Many drug users fear detox, but it’s essential for individuals who want to get clean and free themselves from the grips of addiction. During detox, the body expels all of the remaining toxins that are lingering in the system. This process can be challenging both physically and mentally, but treatment centers are staffed with various medical professionals who can make detox more comfortable.
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Alcohol Detox vs. Drug Detox
Alcohol detox and drug detox programs differ in several key ways. In both cases, the severity of the withdrawal symptoms—which are the physical or mental reactions of your body when deprived of a given drug—depend on the duration of an addiction, the type of substance a user was addicted to, the quantity that was typically taken, and biological factors such as weight and genetic makeup.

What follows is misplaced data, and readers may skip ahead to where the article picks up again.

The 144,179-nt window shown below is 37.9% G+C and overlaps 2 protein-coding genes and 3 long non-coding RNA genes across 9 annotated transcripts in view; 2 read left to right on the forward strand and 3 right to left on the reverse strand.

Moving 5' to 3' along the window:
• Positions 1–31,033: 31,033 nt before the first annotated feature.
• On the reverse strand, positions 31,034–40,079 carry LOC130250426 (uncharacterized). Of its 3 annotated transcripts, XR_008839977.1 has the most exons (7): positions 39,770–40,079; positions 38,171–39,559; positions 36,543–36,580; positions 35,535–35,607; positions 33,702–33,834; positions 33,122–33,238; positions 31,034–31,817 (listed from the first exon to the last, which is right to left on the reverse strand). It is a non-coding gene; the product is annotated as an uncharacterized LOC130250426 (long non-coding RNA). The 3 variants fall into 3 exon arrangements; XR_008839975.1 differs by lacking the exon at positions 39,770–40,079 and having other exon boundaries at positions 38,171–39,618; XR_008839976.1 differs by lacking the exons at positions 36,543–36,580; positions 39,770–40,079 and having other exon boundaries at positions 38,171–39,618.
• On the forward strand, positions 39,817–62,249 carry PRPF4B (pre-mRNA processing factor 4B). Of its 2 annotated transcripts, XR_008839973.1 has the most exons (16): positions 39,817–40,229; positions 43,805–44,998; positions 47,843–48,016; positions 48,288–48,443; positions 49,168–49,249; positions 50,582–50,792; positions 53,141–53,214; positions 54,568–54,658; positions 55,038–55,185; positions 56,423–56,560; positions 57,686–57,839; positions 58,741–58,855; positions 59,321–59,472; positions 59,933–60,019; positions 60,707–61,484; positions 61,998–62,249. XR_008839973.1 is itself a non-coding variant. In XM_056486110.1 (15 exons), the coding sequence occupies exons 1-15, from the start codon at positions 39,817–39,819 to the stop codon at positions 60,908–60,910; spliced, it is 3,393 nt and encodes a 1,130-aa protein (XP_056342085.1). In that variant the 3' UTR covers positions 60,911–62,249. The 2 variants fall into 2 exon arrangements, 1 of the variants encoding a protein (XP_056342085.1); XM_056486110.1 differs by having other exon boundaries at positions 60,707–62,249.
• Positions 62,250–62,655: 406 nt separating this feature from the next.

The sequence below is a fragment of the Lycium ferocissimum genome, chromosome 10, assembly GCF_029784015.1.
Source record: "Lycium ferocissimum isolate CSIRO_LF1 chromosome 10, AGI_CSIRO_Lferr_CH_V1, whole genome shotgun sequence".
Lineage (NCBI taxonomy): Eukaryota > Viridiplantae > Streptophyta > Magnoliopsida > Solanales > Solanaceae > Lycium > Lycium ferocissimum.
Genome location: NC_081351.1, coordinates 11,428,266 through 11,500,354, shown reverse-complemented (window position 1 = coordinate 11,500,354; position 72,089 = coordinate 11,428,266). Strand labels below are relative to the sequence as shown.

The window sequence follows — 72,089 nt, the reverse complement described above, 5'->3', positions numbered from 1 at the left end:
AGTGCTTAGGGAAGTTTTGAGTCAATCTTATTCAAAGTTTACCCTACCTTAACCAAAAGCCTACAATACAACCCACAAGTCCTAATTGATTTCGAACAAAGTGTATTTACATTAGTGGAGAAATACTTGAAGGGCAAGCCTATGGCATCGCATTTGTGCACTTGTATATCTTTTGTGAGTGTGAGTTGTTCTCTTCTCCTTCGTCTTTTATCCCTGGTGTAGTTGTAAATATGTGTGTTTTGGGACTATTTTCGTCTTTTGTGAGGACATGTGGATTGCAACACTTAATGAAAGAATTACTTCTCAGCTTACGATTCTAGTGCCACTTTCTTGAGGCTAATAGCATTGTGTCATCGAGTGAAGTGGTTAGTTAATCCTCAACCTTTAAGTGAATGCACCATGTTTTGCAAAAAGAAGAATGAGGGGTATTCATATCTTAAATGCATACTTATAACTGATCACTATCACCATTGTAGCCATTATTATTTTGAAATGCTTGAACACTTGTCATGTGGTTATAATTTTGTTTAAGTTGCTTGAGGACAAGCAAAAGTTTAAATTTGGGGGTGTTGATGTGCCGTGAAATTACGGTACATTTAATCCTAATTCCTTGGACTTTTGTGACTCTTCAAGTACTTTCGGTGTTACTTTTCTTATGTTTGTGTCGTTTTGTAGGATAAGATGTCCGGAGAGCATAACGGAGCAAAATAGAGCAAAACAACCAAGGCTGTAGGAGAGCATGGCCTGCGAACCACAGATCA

Alcohol detox programs are considered much more dangerous than other types of detox. This is because the withdrawal symptoms are dominantly physical instead of psychological. Once the substance leaves the system, symptoms set in in as little as 8 hours. From that point, it can take up to one and a half weeks for the full cycle of withdrawals to run its course.
During that time, former users can experience minor symptoms, such as hand tremors, interrupted sleep, sweating, nausea, and heart palpitations. In more severe cases, hallucinations—visual and auditory—occur, along with severe mental confusion, the potential for seizures, and even the possibility of death.
Drug detox is also dangerous, but the symptoms tend to be psychological instead of physical. They can also last for up to one month. While symptoms differ from drug to drug, there are some universal reactions that most detox patients experience.